WALLINGFORD — The Town Council ordinance committee on Tuesday night decided to postpone voting on a proposal to raise the minimum legal age to purchase tobacco products, including e-cigarettes, from 18 to 21.
Councilor Craig Fishbein suggested several changes to the draft ordinance, and councilors wanted another meeting to discuss revisions. No Democratic councilors were present at Tuesday’s meeting.
Wallingford would be among the first Connecticut municipalities to ban selling tobacco products to anyone under age 21. Hartford became the first in October 2018. Bridgeport passed a similar ordinance on Jan. 21, and South Windsor followed on Monday.
State legislators have introduced several bills this session addressing vaping and e-cigarette use among minors, including raising the minimum purchasing age on tobacco products from 18 to 21.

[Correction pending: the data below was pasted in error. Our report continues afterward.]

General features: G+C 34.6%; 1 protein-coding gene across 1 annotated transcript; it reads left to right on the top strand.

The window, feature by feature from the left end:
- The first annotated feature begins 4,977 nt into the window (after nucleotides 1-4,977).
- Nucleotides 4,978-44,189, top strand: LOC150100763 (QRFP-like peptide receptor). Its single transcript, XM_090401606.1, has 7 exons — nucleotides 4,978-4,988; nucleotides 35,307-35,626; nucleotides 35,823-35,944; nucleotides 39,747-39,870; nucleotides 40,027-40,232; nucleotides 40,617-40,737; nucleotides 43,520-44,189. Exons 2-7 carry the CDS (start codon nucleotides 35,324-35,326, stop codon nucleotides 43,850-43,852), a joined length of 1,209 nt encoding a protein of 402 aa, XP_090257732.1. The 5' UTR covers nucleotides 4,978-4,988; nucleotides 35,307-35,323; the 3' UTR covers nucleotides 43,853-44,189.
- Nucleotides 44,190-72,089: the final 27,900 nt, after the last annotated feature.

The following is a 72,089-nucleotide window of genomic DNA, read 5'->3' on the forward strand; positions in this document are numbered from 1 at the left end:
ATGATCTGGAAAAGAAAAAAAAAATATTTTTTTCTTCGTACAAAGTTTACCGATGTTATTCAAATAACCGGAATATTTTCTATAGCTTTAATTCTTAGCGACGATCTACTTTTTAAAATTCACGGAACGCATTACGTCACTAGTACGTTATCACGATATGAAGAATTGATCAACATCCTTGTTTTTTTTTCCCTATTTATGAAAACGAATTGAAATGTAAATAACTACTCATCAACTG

The town health department would provide retailers with signs that would be posted at points of sale and on tobacco product displays.
The police department would be authorized to enforce the ordinance. Penalties for sale violations would start with a written warning, and then progress to fines.
The idea for raising the minimum age was introduced during the Town Council's regular meeting on in October 2018, when Coalition for a Better Wallingford presented information on youth vaping, focused on the Juul brand of vaporizer, which offers high nicotine capacity and flavored pods and has been accused by health advocates of targeting teens.
Juul spokesman Ted Kwong said in a statement that the company’s “intent was never to have youth use Juul products.”
“We strongly support raising the minimum purchase age for cigarettes, tobacco and vaping products to 21,” Kwong said.
Martin Pazzani, co-owner of Silver City Vapors, said the ordinance would punish people who want to quit smoking through using e-cigarettes.
Craig Turner, town youth and social services director, said the ordinance is aimed at reducing accessibility and availability of tobacco products, citing the change in law in the early 1980s to raise the drinking age, due to car accidents and deaths involving alcohol use.
"We know that this is an epidemic of use," Turner said.